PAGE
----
Also, it's a very bad habit to not name states properly, in your cases, you lean states like "State 1" "State 2", and that's not recommended neither. Maybe you could share real fsm that your use in your projects? that would make more sense than making mock ups.

I hope you don't get mad at me for being straight on that topic :) but I think it's important to get feedback on this.

 Bye,

 Jean

waveform

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Re: Improve your FSM design magic
« Reply #2 on: July 08, 2019, 07:50:00 AM »
Hi Jean
thanks for the quick reply
2 years ago, i using 100% playmaker for my project,and decided to deprecate it, because the fsm is too complex to read and almost imposible to debug.

my old FSM looks similar to this image:





Afterthat I started learning code, and feel reading code is actually much easier than watching FSMs.

I got a new understanding of playmaker, I no longer use it as the core system, it`s more just a tool for assisting code, i also improved my FSM design to looks more similar to code, it works very well for me

my most complex FSM in current project





it looks very clean because everything is nested and splited

Hi,

 I am sorry, but I strongly disagree with you on this. While perfectly fine, your solution remove an entire section of visual scripting benefits, namely being able to visually follow what's going on even when not running and understand complex/dynamique sequences.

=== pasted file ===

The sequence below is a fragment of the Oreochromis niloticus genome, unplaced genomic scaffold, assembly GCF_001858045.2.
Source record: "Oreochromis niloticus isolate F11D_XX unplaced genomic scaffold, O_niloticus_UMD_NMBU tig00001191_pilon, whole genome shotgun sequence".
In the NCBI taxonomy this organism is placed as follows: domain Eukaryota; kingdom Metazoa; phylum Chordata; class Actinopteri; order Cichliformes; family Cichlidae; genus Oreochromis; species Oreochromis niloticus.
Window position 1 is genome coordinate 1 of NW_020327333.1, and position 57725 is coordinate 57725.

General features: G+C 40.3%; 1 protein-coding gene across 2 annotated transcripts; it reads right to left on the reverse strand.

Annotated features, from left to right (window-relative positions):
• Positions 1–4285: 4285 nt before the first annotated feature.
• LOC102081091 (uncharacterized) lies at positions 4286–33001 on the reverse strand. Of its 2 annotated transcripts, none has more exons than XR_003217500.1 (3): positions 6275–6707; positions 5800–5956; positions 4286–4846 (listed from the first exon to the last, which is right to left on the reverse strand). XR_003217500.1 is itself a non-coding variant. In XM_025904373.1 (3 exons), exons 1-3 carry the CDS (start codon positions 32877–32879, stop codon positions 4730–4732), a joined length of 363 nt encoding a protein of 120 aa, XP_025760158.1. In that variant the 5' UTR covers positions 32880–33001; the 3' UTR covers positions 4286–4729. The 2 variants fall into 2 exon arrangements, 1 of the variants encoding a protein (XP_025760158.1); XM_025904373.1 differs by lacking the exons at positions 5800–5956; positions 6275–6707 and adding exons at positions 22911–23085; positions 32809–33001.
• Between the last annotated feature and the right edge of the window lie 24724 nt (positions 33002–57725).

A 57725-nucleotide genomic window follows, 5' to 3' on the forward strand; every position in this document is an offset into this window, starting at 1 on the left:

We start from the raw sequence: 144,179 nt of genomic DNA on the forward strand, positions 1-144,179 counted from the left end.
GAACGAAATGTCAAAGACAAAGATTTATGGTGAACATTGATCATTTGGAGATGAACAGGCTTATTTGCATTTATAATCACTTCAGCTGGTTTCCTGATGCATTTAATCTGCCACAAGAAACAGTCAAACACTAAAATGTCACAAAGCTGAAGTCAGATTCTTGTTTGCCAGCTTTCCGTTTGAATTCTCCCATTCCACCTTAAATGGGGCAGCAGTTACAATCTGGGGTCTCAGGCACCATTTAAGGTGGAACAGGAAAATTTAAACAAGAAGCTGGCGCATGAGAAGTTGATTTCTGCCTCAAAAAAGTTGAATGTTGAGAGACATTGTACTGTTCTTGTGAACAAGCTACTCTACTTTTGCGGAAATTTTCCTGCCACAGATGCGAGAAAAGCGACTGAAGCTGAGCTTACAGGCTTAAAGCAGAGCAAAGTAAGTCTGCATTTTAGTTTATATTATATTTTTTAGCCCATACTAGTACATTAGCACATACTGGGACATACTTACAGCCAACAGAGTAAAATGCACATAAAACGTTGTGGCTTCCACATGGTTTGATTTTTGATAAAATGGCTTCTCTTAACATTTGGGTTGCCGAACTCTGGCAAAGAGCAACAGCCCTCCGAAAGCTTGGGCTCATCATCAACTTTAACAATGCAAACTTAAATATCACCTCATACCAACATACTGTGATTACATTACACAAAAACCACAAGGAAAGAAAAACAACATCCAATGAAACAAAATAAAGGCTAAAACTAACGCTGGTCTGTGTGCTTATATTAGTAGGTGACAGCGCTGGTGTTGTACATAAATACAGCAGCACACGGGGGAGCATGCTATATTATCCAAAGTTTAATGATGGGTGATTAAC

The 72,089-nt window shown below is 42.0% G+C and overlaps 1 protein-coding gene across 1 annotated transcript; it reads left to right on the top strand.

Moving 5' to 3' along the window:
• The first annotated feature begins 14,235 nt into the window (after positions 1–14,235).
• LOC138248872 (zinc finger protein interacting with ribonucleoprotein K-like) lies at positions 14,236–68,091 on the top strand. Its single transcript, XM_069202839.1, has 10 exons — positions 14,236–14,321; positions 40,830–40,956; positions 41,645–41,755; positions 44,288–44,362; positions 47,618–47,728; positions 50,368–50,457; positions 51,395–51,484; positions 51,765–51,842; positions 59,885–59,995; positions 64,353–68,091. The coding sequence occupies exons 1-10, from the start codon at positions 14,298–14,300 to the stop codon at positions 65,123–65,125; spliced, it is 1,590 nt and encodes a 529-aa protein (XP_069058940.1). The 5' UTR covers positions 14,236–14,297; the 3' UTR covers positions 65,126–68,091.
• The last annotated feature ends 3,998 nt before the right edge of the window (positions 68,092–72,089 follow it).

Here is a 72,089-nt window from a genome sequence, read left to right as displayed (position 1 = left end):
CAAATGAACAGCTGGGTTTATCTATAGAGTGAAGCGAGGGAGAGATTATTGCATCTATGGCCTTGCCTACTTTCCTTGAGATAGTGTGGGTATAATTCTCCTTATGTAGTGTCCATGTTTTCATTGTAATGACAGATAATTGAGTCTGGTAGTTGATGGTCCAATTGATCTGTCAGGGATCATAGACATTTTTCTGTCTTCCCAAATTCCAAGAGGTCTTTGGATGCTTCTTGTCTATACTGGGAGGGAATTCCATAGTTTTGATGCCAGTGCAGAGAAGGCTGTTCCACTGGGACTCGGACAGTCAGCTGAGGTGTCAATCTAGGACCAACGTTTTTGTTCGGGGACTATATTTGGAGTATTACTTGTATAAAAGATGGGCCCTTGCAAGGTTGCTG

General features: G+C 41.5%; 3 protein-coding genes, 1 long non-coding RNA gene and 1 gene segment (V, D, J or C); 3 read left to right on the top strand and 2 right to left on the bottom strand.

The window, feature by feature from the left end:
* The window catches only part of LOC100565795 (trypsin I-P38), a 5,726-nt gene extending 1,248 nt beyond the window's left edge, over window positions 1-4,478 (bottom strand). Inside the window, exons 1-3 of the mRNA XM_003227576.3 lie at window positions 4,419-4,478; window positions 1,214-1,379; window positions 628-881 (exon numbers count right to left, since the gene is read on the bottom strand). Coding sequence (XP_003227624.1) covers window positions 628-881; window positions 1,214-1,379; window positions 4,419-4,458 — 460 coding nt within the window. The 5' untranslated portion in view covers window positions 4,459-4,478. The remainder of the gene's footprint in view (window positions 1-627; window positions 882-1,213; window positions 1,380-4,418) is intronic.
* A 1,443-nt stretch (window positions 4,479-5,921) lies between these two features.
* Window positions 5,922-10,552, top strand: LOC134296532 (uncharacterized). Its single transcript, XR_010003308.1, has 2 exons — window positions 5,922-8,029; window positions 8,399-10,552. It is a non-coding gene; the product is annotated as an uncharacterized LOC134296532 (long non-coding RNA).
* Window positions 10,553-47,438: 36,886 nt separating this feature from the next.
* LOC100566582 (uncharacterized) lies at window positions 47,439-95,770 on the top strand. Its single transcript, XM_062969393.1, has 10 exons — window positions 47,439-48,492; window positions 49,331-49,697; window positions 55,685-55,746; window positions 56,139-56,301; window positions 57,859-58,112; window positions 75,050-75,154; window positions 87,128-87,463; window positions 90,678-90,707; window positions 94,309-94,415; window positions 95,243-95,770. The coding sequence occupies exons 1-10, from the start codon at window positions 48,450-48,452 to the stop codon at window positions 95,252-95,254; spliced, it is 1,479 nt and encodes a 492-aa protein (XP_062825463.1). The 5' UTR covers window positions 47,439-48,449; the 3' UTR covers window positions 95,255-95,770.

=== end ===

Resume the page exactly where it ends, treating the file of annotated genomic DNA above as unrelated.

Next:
I am actually in favor of what you describe as not good fsm layouts, in many ways. to me they look fine and I am developing exactly like that myself. If I had to comment and critic the fsm you showed, it would be that they take too much responsability, and not because of their actual layout. To me, them layouts are perfectly readable and make sense with good naming conventions and clear sequencing/positioning.

I never use the go to name by state action, unless if by design I wanted a dynamic link to begin with, with is the case in 0.1% of all the cases I encountered in almost 9 years working with PlayMaker. One clear case is matching a mecanim Graph. I made an addon on the ecosystem which lets an Fsm have its state activated based on a mecanim graph. That scenario and its variants is fine.

The other cases, is when you clearly have spaghetti code, but in that case, I always recommend to split in multiple FSM, instead of going for linkless state transitions. Else I recommend to use local events as global transitions ( transition above the state).

Do you understand that your solution means less information in the end for the developer? I am not sure for your solutions that it's intuitive and clear. What if you end up with multiple cascading switch states, your fsm will make no sense very quickly because you won't be able to track down the path of execution easily.

Also, it's a very bad habit to not name states properly, in your cases, you lean states like "State 1" "State 2", and that's not recommended neither. Maybe you could share real fsm that your use in your projects? that would make more sense than making mock ups.

I hope you don't get mad at me for being straight on that topic :) but I think it's important to get feedback on this.

 Bye,

 Jean

jeanfabre

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Re: Improve your FSM design magic
« Reply #3 on: July 08, 2019, 09:23:08 AM »
Hi,

 Thanks for clarifying.

I would however still be careful if someone new to Playmaker reads your post, because I do not think that this is the most effective use of Playmaker by far, however, this is where Playmaker excels and is border line genius: Indeed it is flexible to be used in different ways, such as how you described it.